The Dremel 200 does good work driving small bits in high gear. Engraving a piece of metal with a small engraver's bit is a pleasure. The small size and low weight of the tool make it very nimble when making shallow, low intensity cuts. The front grip offers excellent control in these circumstances.
As the bits get larger performance rapidly diminishes. Mid to large size bits can only be run with the slightest amount of downward pressure. If you try to remove too much material at a time, the motor quickly stutters and slows down. It's very clear that the tool will take damage, if you don't relent and let the Dremel 200 work at its own pace. This pace, make no mistake, is slow. If you want to remove a lot of material as quickly as possible, look for a different rotary tool or upgrade to a full-size die grinder.
The low speed setting is such a letdown it borders on deceptive advertising. The tool has so little power when in low gear that the motor fails to drive even some small diameter bits. If you want to make any progress at all, you have to apply the tool with the faintest of touches. The feature barely works as is. Instead of bringing the entire power of the motor to bear with a proper gearbox, the Dremel 200 simply slows the motor down. A pronounced lack of power is the result.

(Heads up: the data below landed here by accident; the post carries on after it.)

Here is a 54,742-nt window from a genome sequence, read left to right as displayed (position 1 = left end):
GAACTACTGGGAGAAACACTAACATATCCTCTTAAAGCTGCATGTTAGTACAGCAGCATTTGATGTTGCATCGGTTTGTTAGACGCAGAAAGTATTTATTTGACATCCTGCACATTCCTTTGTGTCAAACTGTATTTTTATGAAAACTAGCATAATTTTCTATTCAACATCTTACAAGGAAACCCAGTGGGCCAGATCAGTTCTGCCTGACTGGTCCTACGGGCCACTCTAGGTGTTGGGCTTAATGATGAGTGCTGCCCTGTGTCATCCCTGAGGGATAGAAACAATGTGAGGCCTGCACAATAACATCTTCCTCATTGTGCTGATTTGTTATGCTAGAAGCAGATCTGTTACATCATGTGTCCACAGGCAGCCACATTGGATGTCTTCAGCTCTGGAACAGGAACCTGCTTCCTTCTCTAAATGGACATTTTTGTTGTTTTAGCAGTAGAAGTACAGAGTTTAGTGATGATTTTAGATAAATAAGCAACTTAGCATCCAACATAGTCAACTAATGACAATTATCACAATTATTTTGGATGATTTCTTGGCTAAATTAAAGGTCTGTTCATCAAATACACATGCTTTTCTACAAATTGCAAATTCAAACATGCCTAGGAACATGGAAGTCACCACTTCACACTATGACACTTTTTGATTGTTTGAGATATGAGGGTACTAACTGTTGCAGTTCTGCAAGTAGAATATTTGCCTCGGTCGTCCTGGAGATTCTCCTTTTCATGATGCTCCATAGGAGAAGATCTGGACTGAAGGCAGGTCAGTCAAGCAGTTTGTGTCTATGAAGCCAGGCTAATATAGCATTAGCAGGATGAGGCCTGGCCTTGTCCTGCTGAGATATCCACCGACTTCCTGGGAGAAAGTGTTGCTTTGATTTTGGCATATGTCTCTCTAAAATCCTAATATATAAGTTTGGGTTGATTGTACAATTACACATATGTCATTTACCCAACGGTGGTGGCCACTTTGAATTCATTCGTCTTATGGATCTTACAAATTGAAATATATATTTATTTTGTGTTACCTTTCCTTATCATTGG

The horrible performance in low gear brings up the inevitable comparison with the cheaper Dremel 100. If the low speed gear is useless, why don't you save a little money and buy the identical Dremel 100, which simply does not have that badly designed lower gear? We can only emphasize this statement: Why don't you?
Compared to the Black&Decker RTX
The Dremel 100 and 200 compare very unfavorably to the Black&Decker RTX rotary tool. The RTX offers a larger motor, finer speed selection, better balance, and better build quality, all while costing less and being able to mount the same accessories. The difference is so stark that we recommend that anyone not invested in the Dremel brand ignore the Dremel 100 and 200, and purchase the Black&Decker RTX Instead.